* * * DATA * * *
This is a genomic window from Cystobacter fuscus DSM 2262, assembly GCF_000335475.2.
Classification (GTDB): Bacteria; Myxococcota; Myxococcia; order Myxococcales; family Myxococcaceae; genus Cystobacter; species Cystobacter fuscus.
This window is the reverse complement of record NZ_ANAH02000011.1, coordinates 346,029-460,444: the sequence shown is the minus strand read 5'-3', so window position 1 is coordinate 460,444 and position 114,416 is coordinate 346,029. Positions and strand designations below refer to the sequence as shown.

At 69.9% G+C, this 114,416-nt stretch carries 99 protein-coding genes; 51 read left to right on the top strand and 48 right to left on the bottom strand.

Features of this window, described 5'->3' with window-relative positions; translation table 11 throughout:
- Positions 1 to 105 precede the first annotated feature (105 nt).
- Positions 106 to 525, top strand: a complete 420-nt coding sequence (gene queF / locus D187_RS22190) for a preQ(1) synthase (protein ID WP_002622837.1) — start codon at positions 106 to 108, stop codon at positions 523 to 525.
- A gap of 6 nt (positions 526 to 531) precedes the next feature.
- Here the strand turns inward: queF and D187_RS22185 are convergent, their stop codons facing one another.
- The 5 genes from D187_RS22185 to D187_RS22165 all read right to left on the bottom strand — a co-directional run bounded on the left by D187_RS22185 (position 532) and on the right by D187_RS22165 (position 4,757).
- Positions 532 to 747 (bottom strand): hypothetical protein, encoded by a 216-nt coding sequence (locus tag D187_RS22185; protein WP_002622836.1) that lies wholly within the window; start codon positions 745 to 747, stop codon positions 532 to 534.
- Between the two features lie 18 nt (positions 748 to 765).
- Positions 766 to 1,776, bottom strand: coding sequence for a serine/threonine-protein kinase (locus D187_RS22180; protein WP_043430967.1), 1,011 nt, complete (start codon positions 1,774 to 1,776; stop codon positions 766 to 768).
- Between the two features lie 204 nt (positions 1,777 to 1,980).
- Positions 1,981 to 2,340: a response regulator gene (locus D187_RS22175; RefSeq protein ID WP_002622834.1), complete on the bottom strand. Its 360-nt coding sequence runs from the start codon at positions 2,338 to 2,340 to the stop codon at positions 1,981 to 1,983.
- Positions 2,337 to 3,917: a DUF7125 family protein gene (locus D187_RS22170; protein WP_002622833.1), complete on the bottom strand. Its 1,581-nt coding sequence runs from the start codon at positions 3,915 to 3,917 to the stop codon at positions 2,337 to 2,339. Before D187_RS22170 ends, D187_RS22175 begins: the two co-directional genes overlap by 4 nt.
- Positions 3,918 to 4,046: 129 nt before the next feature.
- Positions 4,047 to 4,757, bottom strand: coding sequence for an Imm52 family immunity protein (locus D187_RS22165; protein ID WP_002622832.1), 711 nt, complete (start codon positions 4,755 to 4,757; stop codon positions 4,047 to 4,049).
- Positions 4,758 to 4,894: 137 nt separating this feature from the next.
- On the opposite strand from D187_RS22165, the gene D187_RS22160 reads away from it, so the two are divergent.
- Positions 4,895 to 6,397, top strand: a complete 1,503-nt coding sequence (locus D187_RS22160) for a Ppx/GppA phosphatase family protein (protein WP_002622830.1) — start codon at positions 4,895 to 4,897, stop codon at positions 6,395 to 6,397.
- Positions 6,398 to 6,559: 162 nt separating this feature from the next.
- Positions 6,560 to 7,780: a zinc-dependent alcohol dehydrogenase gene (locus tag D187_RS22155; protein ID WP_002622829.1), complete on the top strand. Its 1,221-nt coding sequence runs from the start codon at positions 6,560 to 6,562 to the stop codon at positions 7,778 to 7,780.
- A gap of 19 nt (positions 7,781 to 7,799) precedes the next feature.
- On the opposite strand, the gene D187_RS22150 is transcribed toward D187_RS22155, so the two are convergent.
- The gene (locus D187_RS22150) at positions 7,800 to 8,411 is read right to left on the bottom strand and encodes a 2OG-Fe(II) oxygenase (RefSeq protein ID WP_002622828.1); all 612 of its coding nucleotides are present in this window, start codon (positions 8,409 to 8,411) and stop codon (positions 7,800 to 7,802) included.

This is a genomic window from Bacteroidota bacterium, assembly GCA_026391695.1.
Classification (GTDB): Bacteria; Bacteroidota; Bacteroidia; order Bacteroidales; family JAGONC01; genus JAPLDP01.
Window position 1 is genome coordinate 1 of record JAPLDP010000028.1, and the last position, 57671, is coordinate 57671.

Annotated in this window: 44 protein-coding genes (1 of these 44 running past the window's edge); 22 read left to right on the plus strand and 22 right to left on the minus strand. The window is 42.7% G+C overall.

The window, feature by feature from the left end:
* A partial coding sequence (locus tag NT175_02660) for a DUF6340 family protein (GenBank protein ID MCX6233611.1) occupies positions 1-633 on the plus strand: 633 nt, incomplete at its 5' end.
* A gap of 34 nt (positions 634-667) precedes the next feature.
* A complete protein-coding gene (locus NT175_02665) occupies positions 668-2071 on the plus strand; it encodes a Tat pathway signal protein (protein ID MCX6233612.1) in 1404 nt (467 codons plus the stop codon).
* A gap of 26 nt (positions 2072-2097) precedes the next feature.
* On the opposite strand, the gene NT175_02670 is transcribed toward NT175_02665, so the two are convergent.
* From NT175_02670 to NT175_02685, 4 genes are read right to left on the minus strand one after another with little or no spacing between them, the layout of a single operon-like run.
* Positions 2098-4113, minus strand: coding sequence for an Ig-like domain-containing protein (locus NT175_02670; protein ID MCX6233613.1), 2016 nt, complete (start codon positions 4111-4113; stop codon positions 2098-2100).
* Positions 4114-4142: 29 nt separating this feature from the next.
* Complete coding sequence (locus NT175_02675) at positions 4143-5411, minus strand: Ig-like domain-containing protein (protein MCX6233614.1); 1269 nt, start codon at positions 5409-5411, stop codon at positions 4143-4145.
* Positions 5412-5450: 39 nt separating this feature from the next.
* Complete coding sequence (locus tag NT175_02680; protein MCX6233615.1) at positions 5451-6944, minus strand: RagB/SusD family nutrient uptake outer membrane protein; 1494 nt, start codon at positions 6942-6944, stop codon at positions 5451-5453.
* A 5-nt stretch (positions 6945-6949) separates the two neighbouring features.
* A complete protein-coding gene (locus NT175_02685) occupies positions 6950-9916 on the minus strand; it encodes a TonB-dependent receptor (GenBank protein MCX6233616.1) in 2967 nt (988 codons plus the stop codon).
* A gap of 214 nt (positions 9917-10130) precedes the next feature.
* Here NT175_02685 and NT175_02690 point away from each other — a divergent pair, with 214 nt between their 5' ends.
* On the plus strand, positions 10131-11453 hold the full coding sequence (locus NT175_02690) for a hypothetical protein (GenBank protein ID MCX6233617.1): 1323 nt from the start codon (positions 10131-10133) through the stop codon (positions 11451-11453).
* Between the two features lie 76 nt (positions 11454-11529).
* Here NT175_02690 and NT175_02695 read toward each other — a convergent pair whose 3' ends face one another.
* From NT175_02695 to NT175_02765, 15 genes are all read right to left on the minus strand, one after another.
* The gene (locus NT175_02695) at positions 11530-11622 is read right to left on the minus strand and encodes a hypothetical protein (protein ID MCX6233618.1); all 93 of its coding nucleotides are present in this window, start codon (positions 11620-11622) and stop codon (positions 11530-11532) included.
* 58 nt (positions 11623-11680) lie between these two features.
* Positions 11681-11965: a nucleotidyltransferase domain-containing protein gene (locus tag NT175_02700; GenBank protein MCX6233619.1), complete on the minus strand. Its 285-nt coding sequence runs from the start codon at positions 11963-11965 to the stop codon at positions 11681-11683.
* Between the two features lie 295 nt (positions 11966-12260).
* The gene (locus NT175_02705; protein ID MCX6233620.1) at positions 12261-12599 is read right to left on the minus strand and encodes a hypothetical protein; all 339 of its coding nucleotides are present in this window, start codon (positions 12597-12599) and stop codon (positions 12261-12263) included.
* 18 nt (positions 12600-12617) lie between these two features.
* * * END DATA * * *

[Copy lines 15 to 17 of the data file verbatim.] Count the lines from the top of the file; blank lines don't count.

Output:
- Positions 1,981 to 2,340: a response regulator gene (locus D187_RS22175; RefSeq protein ID WP_002622834.1), complete on the bottom strand. Its 360-nt coding sequence runs from the start codon at positions 2,338 to 2,340 to the stop codon at positions 1,981 to 1,983.
- Positions 2,337 to 3,917: a DUF7125 family protein gene (locus D187_RS22170; protein WP_002622833.1), complete on the bottom strand. Its 1,581-nt coding sequence runs from the start codon at positions 3,915 to 3,917 to the stop codon at positions 2,337 to 2,339. Before D187_RS22170 ends, D187_RS22175 begins: the two co-directional genes overlap by 4 nt.
- Positions 3,918 to 4,046: 129 nt before the next feature.